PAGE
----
c. Canvas Background is used there is no layout icon and that layout is not assigned to any activities
That was possible because layouts in the Editor are provided through QTableModel that has made the implementation pretty concrete and future proof.

6. Noteworthy Fixes

  • When a layout was deleted from Layouts Editor there were cases that could break the layouts model data validity.
  • Loading/Unloading different layouts could create a crash pointing in plasma frameworks because some codepaths were trying to access applets() that had already been destroyed.
  • Enable Hide Timer for ZERO value [instant use]
  • Enable dock/panel hiding only after any slide-in event has finished
  • Fix Panel/Dock types enforcement through Editing windows
  • Live Editing mode at all times even when "Rearranging and Configuring Applets". Latte is auto-adjusting dock and panel modes based on different user preferences immediately after such changes occur.
  • fix vertical system trays appearance for Plasma >= 5.19
  • Support XCB::SHAPE in order to define which dock areas are accepting mouse input and for all the rest input is forwarded to underlying windows [case of client sided background shadows used in docks].
  • Support GTK_FRAME_EXTENTS in order to define which dock areas are actually really used from docks and ignore all the rest. This way the compositor is informed about docks real geometry and locates underlying application windows accordingly [case of client sided background shadows that must be ignored from window manager].

7. Estimated Time of Arrival

There is none. Latte v0.10 will be ready, when it is ready. That may take up even one more year. I am developing Latte as my fun project and I want to keep it that way. If you think it is too far, do not hesitate, come, join and help...

8. Donations

Personally I do not think donations are necessary. Easier thing you can do is to just install from KDE Store the Latte related widgets, they work just fine even with plasma panels. KDE Store provides me some monthly beers because of this. Funny thing in that Latte Separator that I developed in a day provides me most of the beers and Latte Dock that I develop plenty of hours daily for the last three years provides me almost none.. :) I mention it as a funny fact, please do not take it differently.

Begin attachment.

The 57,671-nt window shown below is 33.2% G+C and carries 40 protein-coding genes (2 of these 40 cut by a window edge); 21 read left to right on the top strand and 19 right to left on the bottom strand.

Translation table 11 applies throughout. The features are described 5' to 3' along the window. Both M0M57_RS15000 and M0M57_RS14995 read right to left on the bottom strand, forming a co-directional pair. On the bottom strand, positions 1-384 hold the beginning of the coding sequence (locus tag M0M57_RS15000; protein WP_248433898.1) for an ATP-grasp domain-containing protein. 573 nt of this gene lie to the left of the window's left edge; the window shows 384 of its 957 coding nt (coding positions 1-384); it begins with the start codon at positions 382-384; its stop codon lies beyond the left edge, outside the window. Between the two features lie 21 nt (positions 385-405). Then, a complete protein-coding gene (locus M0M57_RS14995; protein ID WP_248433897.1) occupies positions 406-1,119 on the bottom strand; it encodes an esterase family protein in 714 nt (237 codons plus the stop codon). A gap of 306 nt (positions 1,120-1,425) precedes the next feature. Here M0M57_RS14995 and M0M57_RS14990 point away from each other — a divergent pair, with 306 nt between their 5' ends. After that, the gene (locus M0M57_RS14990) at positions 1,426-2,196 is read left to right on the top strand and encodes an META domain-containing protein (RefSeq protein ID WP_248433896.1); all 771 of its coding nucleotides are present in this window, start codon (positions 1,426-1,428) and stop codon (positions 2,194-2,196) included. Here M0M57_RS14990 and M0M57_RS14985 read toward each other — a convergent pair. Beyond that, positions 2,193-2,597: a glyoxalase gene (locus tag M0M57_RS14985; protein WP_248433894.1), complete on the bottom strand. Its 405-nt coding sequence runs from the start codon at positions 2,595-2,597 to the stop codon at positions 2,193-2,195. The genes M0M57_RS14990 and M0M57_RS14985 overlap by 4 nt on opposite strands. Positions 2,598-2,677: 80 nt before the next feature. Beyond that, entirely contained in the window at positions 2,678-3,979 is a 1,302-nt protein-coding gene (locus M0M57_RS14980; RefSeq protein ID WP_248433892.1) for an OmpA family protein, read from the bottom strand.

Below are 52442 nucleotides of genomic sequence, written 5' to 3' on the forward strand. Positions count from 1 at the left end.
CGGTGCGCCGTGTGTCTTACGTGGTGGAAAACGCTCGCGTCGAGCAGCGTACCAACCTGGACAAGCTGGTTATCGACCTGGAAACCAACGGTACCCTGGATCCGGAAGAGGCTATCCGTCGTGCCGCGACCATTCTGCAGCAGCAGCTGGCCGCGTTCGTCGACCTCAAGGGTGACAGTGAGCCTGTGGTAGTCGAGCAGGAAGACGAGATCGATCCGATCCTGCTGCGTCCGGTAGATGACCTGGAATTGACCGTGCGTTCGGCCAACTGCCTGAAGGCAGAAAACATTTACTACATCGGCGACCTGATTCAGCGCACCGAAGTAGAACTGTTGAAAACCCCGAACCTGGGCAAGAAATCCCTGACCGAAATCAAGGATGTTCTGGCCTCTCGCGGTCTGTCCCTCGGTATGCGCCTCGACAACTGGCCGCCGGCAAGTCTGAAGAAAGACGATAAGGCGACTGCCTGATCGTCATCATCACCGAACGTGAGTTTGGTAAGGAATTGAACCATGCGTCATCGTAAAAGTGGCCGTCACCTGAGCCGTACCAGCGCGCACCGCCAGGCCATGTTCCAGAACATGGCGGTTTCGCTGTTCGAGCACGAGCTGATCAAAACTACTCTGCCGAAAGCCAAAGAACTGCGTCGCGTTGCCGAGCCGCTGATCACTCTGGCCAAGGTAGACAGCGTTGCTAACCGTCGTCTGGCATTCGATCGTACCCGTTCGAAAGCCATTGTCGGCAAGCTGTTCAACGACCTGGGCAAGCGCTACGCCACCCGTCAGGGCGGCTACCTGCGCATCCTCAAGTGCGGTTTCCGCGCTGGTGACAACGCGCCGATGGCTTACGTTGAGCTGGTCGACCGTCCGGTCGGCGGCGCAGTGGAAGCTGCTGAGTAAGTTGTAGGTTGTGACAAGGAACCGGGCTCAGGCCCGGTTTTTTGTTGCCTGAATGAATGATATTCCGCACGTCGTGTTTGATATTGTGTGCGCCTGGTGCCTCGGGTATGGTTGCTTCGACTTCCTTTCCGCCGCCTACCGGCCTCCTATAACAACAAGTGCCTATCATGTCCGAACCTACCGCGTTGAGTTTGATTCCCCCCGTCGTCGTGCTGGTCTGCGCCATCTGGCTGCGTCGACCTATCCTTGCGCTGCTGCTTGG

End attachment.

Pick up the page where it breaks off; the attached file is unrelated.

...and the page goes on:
In a case, if you still want to donate you can use the following:

You can find Latte at Liberapay ,    

or you can split your donation between my active projects in kde store.

Kate - User Feedback - August 2020

Sunday 2nd of August 2020 11:28:00 AM

Starting with the 20.04 release, Kate allows the user to turn on some telemetry submission. This is a purely opt-in approach. We do not submit any data if you not actively enable this feature! For details about the introduction of this feature, see this post.

After some months of having this out in the wild, I think it is time to show up with the first data we got.

Submission numbers

First, how many submission do we get?

Actually, not that many, even in July we got just ~800 data submission. As we hopefully have a lot more active users, it seems that not a large percentage of the users actually turned on user feedback submission. For the installations via the Windows Store we know we have ~20.000 active users in the lasts months per month (with some telemetry enabled), I would assume we have more on Unices.

What can already be learned from the data we got?

Kate versions in use

Most people use the the stable 20.04.x series and not some developer snapshot at the moment. And one sees that e.g. the 20.04.0 really got replaced by most users with one of the patch releases. How fast people really update from release to release needs to be seen, given the code is in since 20.04 and 20.08 is not yet out, that can’t be seen at the moment.

Qt versions in use

Next interesting data: which Qt versions are in use? Here, most people are already on Qt 5.15.

That is on one side nice, as the latest Qt version is the version I use most often for testing. On the other side, Qt 5.15.0 unfortunately has some breakage in the QJSEngine we use (actually, Qt 5.14, too), that means, if you see random crashes with backtraces into the QJSEngine parts, hope for some 5.15.x update (or backports done by your distribution). We can’t really work around that (beside if we would use a completely different engine, that would be a major effort).

Let’s see how the feedback submissions develop in the next months. Thanks already to all people already providing feedback!